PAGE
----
Three years ago, I became a dad for the first time. In the next couple of weeks, I’m going to be a dad of TWO boys (my wife is due any day). All of this dad stuff has got me thinking about what I’ve learned so far….
Kyle’s Top Five Dad Lessons:
- Never leave home without a diaper
- Don’t try to bribe your kids with sugary treats right before bedtime
- Never let your kid watch Caillou (if you’re a parent who has experienced this, you’ll know what I mean)
- Don’t try to bribe your kids with sugary treats right when they wake up (yes, I’ve done both)
- Teach your kids what “daddy says” about them….
I’ve recently finished a book by Steven Furtick, called Greater. In it, he explains the importance of speaking life and identity into his children. For example, he told one of his children that he was a genius. This plan, however, backfired when his son began to tell everyone that he was a genius. Furtick then learned to teach his children to explain it like this; “my daddy says I’m a genius.” This simple change in wording implies that the child has a solid identity because his dad says so, rather than leaning on any other source. This hit home for me as I realize the power of my words toward my own children. When I tell my three-year-old son that he’s the best basketball player in the world, his reply is always the same; “yeah…I am.” He truly believes in the words I’m speaking into his life. What will happen if I start saying, “Kennan, you’re the best prayer warrior in the world.” His response? “Yeah…I am.”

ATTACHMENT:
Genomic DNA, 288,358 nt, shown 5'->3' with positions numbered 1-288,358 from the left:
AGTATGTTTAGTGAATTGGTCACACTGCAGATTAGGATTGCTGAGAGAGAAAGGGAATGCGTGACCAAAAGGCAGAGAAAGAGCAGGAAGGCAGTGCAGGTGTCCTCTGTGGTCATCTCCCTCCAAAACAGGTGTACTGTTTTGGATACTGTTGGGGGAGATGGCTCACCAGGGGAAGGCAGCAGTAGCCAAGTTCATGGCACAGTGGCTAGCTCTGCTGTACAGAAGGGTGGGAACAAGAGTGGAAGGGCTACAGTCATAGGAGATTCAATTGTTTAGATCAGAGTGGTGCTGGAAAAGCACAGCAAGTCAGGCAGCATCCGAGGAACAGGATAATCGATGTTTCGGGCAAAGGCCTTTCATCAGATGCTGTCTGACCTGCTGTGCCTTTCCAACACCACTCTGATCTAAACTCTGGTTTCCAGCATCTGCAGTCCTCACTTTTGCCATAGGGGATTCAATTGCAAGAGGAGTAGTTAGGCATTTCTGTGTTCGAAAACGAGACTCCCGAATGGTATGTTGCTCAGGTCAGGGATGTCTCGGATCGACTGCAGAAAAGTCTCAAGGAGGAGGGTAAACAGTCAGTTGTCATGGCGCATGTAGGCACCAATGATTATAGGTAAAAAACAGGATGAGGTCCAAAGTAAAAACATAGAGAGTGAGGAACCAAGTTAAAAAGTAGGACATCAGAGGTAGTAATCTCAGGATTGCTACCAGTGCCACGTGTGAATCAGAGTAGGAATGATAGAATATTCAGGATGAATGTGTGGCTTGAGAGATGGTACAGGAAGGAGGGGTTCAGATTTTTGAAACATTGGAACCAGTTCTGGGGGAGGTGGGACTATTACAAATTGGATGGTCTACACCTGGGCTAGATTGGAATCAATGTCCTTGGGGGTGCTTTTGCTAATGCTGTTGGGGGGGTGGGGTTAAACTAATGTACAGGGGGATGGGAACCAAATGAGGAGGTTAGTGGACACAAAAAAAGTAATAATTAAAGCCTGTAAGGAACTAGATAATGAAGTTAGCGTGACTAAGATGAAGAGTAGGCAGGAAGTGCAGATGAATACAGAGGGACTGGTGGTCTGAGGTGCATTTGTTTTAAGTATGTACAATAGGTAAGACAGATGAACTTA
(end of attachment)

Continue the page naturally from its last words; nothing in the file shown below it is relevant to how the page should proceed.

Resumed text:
In this same way, shouldn’t I believe in my own Heavenly Father’s words about me? God says I am….an overcomer (1 John 5:4), that I have the mind of Christ (1 Cor. 2:16), created in God’s image (Gen. 1:27). If “my daddy says” that I am, then it must be so. I’m challenging myself to stop listening to insecurities and worldy lies about who I am. Instead, I need to listen to who my “daddy” says I am, and simply reply, “yeah…I am.”